Would dragging people through the courts when even the police and Crown Prosecutors believe them innocent really be an effective way of winning hearts and minds? I doubt it. It would create a lot of public sector 'jobs' though and make more people more afraid of state power.

I wish I had said that...

Spare Me – and Walter Williams – Your Self-Serving and Insulting Sermonizing

...because I have often thought it.

I respect ordinary thieves much more than I respect politicians. Ordinary thieves take my money without pretense. Unlike typical politicians, these thieves don’t bore me with silly explanations of why their thievery is for the greater good. Nor do ordinary thieves insult my intelligence by proclaiming that they’ll use the money that they steal from me to make my life better than I would have made my life had my money not been swiped from me.
Don't get Professor Williams or me wrong. For my part, I hate criminals. I want fewer laws partly because the ones that matter - against violence and fraud - could then be enforced more vigorously. Criminals have stolen from us not just our property, but the sense of personal security I remember growing up. No-one locked their doors in our street, because no-one had to. How many of us feel as safe in our own homes today?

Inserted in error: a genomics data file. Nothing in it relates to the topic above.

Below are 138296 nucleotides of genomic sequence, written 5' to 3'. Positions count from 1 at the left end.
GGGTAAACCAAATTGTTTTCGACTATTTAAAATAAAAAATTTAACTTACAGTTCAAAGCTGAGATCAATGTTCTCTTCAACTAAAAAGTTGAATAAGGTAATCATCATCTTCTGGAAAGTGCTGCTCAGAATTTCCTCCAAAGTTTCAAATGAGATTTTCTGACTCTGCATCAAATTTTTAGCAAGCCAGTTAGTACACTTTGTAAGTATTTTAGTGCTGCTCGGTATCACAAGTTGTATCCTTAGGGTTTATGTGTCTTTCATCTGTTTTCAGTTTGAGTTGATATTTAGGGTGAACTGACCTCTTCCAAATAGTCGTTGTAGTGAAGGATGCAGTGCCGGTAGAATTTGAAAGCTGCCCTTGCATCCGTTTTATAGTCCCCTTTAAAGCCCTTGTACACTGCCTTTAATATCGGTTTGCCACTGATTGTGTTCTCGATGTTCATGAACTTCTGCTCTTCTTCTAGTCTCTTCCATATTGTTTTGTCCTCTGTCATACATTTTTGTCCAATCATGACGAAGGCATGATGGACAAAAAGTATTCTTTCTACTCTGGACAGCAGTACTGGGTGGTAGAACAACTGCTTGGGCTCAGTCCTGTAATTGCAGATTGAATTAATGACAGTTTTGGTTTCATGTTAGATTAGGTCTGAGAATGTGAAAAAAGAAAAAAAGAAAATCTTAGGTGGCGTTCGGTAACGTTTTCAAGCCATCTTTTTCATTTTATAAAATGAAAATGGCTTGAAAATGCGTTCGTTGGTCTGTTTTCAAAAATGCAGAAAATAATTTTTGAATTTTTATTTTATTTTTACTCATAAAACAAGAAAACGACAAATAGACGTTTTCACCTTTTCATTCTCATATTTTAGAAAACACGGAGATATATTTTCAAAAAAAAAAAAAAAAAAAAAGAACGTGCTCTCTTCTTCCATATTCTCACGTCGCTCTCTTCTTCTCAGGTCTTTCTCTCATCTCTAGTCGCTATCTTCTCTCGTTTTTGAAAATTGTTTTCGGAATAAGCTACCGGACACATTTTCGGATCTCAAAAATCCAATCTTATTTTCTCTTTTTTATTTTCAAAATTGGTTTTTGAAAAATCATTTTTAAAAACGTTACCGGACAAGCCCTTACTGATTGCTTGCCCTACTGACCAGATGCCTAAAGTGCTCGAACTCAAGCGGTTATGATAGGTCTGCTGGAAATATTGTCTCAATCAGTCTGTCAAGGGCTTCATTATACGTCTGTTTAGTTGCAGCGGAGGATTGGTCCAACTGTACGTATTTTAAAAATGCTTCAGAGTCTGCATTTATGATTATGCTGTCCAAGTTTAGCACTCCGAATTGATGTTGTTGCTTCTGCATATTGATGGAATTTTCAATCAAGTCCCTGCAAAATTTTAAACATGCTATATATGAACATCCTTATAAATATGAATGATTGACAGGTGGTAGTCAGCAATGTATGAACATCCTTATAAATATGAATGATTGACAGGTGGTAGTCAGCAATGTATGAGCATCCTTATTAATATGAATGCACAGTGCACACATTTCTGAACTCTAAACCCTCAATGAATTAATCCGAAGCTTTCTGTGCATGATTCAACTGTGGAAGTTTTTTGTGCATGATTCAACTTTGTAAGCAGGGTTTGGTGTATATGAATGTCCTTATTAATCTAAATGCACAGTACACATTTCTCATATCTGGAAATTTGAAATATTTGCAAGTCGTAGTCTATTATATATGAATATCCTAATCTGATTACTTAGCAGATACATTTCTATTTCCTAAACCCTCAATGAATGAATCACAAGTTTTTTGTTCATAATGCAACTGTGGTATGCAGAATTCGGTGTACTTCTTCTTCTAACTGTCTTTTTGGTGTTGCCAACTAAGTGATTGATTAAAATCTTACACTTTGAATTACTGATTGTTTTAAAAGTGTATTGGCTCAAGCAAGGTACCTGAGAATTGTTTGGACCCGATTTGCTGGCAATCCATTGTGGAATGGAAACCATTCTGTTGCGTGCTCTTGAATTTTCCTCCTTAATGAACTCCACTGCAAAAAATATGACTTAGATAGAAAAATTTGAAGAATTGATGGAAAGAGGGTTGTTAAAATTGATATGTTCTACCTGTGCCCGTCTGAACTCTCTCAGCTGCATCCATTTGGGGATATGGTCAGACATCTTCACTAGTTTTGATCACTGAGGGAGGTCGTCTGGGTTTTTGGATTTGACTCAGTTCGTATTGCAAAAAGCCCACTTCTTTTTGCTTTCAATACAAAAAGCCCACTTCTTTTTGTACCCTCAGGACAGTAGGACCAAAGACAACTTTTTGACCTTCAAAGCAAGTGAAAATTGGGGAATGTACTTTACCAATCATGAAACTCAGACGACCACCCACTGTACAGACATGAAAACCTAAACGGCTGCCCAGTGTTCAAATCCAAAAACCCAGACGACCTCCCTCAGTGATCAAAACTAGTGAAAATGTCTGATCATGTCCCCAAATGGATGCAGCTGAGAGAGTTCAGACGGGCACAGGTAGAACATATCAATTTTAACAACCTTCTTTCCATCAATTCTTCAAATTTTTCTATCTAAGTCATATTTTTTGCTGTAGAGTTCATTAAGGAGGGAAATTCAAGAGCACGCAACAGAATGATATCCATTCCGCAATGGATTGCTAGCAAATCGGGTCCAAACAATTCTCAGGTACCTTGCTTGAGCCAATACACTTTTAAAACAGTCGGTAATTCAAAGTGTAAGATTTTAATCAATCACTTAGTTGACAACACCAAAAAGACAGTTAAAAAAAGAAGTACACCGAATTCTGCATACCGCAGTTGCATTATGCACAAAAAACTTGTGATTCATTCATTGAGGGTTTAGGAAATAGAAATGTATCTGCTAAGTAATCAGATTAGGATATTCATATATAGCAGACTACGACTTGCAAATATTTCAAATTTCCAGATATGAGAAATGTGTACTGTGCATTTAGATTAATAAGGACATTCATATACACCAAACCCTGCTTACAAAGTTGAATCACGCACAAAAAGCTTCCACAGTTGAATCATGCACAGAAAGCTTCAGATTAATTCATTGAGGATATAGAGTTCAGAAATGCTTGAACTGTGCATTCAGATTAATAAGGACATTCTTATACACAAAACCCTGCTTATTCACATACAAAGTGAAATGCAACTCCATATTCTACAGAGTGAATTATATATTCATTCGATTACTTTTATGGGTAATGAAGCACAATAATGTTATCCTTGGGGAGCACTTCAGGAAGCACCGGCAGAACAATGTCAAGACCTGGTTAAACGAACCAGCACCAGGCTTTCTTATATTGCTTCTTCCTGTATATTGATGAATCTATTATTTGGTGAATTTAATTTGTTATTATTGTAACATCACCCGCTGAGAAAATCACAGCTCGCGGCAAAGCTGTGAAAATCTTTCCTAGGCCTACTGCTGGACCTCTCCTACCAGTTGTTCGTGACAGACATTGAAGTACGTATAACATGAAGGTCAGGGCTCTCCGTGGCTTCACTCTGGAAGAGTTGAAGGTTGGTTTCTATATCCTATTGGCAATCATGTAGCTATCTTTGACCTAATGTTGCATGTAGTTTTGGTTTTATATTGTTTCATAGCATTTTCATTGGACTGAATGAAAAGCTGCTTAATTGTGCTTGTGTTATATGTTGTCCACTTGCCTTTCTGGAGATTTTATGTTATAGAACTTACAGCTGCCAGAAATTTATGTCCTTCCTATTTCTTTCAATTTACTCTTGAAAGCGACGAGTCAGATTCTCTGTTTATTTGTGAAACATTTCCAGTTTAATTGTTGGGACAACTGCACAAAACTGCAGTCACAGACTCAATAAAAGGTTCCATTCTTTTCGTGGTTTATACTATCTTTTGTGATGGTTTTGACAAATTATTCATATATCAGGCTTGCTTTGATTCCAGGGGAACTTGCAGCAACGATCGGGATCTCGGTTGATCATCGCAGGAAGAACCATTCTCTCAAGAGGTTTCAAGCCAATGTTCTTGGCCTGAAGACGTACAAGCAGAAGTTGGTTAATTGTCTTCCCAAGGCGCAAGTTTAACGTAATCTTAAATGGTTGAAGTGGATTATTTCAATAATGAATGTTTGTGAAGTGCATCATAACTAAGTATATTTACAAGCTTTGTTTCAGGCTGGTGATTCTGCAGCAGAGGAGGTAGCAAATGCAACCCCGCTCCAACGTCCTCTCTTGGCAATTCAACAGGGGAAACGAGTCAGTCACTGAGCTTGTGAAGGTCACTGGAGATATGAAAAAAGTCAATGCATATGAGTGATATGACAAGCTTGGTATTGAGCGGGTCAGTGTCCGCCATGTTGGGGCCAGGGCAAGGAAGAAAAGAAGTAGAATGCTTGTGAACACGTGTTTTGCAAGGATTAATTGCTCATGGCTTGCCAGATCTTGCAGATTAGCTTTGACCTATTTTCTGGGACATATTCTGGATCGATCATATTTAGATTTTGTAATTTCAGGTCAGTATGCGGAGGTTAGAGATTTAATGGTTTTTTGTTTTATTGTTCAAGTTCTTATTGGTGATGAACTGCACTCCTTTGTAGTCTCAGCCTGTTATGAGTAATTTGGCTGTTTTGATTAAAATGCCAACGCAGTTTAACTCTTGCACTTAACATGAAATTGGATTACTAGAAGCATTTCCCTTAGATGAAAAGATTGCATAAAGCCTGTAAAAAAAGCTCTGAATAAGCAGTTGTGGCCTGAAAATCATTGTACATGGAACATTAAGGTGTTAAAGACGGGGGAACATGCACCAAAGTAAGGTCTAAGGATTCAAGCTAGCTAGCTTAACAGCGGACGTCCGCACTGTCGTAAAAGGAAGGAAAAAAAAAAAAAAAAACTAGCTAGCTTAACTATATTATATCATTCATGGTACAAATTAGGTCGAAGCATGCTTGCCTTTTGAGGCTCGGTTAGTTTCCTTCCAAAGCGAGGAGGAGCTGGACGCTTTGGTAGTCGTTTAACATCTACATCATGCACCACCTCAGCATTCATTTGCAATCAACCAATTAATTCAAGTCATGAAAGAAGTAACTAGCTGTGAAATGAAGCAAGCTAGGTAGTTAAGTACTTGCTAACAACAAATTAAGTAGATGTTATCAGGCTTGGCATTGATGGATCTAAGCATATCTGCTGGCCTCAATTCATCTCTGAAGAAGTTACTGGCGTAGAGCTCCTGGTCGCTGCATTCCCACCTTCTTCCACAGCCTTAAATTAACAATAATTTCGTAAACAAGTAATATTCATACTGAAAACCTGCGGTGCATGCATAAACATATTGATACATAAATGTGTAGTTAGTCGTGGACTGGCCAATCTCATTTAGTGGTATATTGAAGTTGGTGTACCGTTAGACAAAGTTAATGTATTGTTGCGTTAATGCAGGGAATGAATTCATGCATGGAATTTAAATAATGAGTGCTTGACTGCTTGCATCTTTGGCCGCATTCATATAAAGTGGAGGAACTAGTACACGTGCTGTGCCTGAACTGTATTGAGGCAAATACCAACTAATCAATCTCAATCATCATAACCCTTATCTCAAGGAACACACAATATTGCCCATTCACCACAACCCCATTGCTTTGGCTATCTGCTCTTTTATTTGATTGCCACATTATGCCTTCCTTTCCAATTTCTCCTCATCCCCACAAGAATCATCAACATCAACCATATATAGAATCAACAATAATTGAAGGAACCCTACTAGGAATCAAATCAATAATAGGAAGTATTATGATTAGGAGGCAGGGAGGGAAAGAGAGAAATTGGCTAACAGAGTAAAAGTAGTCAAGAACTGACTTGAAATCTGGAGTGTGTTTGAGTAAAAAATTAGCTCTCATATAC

But at least, as Professor Williams points out (and as I experienced directly when I practised criminal law) thieves don't ask to be respected by their victims. In this respect, they are more honest than politicians.

It is possible to be a decent politician if you go into it to get the state off people's backs and are able - in the face of all the temptations on offer to the masters of a state spending half what its citizens earn, to remain true to that purpose. Margaret Thatcher was one such, but then look what a revealing rage she inspired in regular politicians.

h/t the most excellent Café Hayek

Thought-crime in Britain

BBC News - The hidden epidemic of hate crime

WarispeaceWhen I was asked, a year after my return to Britain, what was the biggest change I had noticed, I answered that the police now seem more interested in what you say than what you do. The notion of freedom of speech, thought and conscience has been replaced with an ill-thought-through and damaging idea of 'not causing offence' and not being a 'hater.'